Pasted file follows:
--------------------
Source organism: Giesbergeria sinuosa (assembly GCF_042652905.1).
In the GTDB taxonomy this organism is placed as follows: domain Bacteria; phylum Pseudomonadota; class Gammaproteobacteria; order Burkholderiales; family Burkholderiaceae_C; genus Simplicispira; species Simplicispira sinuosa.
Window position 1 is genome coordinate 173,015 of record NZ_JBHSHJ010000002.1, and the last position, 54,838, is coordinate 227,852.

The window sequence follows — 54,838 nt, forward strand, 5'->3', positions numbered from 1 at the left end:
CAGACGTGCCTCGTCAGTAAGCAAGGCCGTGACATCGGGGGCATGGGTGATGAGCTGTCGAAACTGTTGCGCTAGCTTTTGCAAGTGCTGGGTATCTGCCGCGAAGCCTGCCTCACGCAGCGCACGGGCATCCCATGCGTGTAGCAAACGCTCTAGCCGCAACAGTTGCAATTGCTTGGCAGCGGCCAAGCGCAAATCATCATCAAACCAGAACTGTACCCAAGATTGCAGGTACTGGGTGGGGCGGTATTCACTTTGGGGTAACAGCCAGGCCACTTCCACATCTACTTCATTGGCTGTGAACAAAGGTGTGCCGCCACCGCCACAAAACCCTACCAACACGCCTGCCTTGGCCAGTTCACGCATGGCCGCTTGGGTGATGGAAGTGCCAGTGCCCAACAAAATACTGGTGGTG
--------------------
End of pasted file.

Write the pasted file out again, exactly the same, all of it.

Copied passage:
Source organism: Giesbergeria sinuosa (assembly GCF_042652905.1).
In the GTDB taxonomy this organism is placed as follows: domain Bacteria; phylum Pseudomonadota; class Gammaproteobacteria; order Burkholderiales; family Burkholderiaceae_C; genus Simplicispira; species Simplicispira sinuosa.
Window position 1 is genome coordinate 173,015 of record NZ_JBHSHJ010000002.1, and the last position, 54,838, is coordinate 227,852.

The window sequence follows — 54,838 nt, forward strand, 5'->3', positions numbered from 1 at the left end:
CAGACGTGCCTCGTCAGTAAGCAAGGCCGTGACATCGGGGGCATGGGTGATGAGCTGTCGAAACTGTTGCGCTAGCTTTTGCAAGTGCTGGGTATCTGCCGCGAAGCCTGCCTCACGCAGCGCACGGGCATCCCATGCGTGTAGCAAACGCTCTAGCCGCAACAGTTGCAATTGCTTGGCAGCGGCCAAGCGCAAATCATCATCAAACCAGAACTGTACCCAAGATTGCAGGTACTGGGTGGGGCGGTATTCACTTTGGGGTAACAGCCAGGCCACTTCCACATCTACTTCATTGGCTGTGAACAAAGGTGTGCCGCCACCGCCACAAAACCCTACCAACACGCCTGCCTTGGCCAGTTCACGCATGGCCGCTTGGGTGATGGAAGTGCCAGTGCCCAACAAAATACTGGTGGTG